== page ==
|"The great betrayer and liar, Franklin D. Roosevelt, who promised to drive the money changers from the temple, had succeeded [only] in driving the farmers from their homesteads and the citizens from their homes in the cities. . . I ask you to purge the man who claims to be a Democrat, from the Democratic Party, and I mean Franklin Double-Crossing Roosevelt." (12)|
Coughlin had vowed to go off the air if his endorsed Union Party candidate, William Lemke, received fewer than 9 million votes, and he actually did cease broadcasting for a short while when Lemke received less than 1 million. He seems to have either come unbalanced at this time, or he did some serious soul searching, or just changed his methods for tactical reasons; for when he returned to the airwaves he was a very different person. "In 1937, he returned to the airwaves with a vengeance, attacking the New Deal as a Communist conspiracy and Roosevelt as a dictator. In the next year, he added anti-Semitic remarks to his diatribes and expressed sympathy for Germany and Italy's Fascist regimes." (13) In one speech he implied the the days of the reign of Roosevelt were the darkest days since the "assassination" of Christ, a sleight both to the sitting president and to Jews. His more and more radical style managed to alienate the coveted "middle" of his American audience, and his popularity - and the popularity of his ideas - waned, and his radio program was cancelled. "After the Japanese attack on Pearl Harbor, Coughlin was ordered by his bishop to cease all political activity." (13)
One source of opposition that must have been a surprise to Roosevelt came from within his own government in the form of the Supreme Court. Roosevelt inherited a nation in dire straights. Up to 30% of the country was unemployed. Banks, businesses, and factories were closing at astonishing rates. The economy was in a downward spiral with seemingly nothing to stop its descent. Human nature attributed to the continuing problem as much as economic law did; Hoover's "Volunteerism" may truly have been effective if any single business owner was willing to gamble real money that his competitors would, too, and thereby throw away the most basic principles of market competition. The long suffering farmers may truly have been able to solve their own problems if they could have trusted each other to reduce crop production and thereby reduce supply and raise prices for their goods. However, everyone did what was immediately in their own best interests, which was ultimately their undoing.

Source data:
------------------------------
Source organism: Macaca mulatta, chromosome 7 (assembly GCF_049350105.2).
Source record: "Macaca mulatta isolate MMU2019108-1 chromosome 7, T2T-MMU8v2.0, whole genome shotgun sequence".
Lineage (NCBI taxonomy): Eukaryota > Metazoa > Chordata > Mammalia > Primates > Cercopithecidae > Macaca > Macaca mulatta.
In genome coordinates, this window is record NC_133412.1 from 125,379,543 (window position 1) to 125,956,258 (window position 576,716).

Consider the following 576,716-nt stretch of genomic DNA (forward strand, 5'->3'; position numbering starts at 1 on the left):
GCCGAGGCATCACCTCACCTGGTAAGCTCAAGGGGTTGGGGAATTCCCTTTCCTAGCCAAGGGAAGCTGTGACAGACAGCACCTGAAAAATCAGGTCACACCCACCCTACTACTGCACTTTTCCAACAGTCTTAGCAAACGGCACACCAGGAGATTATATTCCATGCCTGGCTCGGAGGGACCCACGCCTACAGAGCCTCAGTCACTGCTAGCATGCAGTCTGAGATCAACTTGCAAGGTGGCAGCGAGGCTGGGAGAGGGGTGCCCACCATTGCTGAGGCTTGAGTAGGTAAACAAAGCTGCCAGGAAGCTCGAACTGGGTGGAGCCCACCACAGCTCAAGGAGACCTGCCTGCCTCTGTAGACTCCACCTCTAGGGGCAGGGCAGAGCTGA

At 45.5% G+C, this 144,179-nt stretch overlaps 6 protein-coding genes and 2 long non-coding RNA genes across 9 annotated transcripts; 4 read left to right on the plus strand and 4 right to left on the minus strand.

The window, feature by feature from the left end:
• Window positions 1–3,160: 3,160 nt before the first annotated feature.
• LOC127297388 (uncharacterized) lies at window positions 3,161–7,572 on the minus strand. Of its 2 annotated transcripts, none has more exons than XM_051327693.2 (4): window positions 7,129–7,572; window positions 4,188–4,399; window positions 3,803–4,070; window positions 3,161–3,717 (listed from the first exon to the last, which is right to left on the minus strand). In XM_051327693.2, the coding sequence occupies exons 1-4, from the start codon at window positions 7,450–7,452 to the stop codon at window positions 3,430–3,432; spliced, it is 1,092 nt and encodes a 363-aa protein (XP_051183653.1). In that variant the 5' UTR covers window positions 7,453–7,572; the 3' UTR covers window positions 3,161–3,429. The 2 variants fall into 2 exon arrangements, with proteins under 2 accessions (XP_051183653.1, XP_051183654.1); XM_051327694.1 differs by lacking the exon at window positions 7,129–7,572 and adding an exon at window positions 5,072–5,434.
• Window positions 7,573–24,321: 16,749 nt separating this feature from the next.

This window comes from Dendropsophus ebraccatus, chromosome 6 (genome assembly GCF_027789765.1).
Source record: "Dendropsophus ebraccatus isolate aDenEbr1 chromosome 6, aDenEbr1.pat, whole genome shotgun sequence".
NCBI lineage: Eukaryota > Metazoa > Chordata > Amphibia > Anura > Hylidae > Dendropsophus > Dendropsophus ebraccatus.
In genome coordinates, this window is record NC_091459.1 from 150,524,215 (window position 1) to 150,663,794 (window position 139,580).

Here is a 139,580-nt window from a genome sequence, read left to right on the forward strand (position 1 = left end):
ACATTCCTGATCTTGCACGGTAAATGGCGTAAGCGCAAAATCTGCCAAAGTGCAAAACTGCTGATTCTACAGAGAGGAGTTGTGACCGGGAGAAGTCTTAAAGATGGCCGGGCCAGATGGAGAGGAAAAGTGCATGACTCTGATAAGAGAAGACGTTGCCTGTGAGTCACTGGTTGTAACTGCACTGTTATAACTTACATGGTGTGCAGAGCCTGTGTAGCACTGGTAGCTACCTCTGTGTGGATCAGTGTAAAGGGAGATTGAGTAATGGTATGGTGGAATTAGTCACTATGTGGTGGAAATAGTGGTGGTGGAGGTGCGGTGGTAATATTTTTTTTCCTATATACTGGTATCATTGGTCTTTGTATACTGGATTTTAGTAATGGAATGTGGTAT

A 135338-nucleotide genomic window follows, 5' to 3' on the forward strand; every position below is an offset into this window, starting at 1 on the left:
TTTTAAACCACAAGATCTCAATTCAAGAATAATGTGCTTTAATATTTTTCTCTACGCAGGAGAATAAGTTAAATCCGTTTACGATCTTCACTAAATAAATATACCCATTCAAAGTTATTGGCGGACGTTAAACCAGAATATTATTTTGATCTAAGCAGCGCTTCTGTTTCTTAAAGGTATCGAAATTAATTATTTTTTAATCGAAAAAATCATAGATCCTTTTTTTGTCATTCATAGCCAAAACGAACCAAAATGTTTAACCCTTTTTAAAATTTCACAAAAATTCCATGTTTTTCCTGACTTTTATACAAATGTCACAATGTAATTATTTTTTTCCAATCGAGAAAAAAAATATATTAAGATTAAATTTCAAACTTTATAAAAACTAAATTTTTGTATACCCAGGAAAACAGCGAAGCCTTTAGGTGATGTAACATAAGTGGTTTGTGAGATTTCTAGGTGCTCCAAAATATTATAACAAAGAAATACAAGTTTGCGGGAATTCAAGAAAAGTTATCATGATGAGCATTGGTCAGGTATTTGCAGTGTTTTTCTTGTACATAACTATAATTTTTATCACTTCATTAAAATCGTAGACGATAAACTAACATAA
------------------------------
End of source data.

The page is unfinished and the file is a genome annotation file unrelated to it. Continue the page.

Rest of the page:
Enter 1932, a new president, and a New Deal. Roosevelt and his Brain Trust knew the nation was breaking, both economically and psychologically. Recovery and reform plans were relatively easy to put into place, but immediate relief plans were a little trickier; there was the element of human pride with which to contend. Not many people were content to take a "hand-out." A man wanted to work, and earn his keep; but at times he also needed to swallow his pride and feed his family any way he could. Immediate relief was needed, however, and some came in the form of assistance to farmers, and imposition of national control over businesses.